I’ve been water cooling my CPU ever since but feel like the simplicity and reliability of my original Noctua cooler would have saved me a couple of headaches along the way, especially now that I have kids, rebuilding my loop every 2-3 years is a huge ordeal that I don’t really have time for.

    Not to mention, Noctua are very good about sending you new mounting hardware when you upgrade to a new socket platform. Their customer service is fantastic.

    A++ would buy again

  14. I absolutely agree with two caveats:
    – OC hardware is often more tolerant of abuse and should last longer (for example, MBs with over-engineered power delivery or GPUs with better cooling)
    – An OCd lower-core part can be faster than a high-core part for single-threaded.

    With the development of highly intelligent turbo technologies in both CPUs and GPUs (XFR etc), and careful market segmentation and product placement OC is becoming less and less relevant outside of the absolute highest end.

  15. I’m a huge Noctua fan and I’ve been using them since I had trouble getting hold of Thermalright coolers back in 2009 or so.
    Even so, I’m genuinely not convinced that $60 of fans is necessary, nor are they remotely good value.

    I have no problem with the high quality of those fans but unless everything else in your system is equally good (your GPU fans, case fans, PSU fan) then it’s irrelevant because you will only really notice the single the loudest component in your system.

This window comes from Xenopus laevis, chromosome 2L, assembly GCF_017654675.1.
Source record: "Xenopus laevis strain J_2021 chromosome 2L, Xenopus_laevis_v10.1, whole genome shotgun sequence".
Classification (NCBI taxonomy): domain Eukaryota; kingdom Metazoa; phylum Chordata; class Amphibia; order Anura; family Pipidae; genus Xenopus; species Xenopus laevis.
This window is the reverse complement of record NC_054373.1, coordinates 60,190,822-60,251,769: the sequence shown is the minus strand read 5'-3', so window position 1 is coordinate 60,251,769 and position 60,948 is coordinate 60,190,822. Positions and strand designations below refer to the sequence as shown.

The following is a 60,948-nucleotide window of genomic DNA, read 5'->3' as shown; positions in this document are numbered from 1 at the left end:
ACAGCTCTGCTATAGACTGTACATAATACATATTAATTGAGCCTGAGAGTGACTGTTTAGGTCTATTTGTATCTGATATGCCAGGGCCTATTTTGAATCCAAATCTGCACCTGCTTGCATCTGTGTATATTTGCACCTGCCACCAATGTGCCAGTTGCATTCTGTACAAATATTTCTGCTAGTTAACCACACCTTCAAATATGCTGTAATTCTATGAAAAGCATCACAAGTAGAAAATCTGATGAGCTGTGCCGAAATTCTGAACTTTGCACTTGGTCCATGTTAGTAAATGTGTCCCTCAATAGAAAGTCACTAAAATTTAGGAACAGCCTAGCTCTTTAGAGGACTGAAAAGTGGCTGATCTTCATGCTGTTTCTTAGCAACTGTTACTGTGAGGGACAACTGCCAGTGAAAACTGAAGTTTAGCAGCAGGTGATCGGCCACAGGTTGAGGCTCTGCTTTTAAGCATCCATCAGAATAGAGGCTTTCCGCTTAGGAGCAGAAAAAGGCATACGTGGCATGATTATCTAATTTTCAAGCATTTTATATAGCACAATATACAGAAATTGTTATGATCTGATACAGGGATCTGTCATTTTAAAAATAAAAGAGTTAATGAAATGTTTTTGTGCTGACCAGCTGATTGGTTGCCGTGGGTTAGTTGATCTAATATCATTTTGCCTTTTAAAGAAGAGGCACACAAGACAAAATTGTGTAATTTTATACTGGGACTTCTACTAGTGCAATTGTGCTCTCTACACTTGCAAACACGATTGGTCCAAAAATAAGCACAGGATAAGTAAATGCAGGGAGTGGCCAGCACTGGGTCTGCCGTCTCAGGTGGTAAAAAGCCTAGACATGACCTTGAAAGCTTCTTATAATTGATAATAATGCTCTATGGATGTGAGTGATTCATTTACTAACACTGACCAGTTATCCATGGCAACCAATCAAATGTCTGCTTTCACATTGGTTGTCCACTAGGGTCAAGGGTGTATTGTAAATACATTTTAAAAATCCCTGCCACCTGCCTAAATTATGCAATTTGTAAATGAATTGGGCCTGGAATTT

Spending money on quiet CPU cooling is like asking the person sitting to your left on a flight to talk more softly whilst the seat to your right is occupied by a baby screaming its lungs out at 125 decibels. Until you deal with the screaming baby your efforts are largely wasted.

  16. ya, the price is probably because it comes with 2 noctua fans.

    I wish you could get the bare cooler for $50

  17. My TRU-120E has no issues keeping an i7-4790K (88w TDP) cool with 4C/8T all in hard use (music transcoding). It’s in an Antec P182, so noise isn’t an issue.

  18. Louder, and not as good but I find it hard to go pass a CM-212 at less than 1/2 the price.
    And even the TX3/103 for 65Watt CPU’s……………………..

  19. Having owned many coolers and AIO’s over the years, I can speak from experience in saying that a good air cooler can be just as efficient as a good AIO, and by design more reliable as well.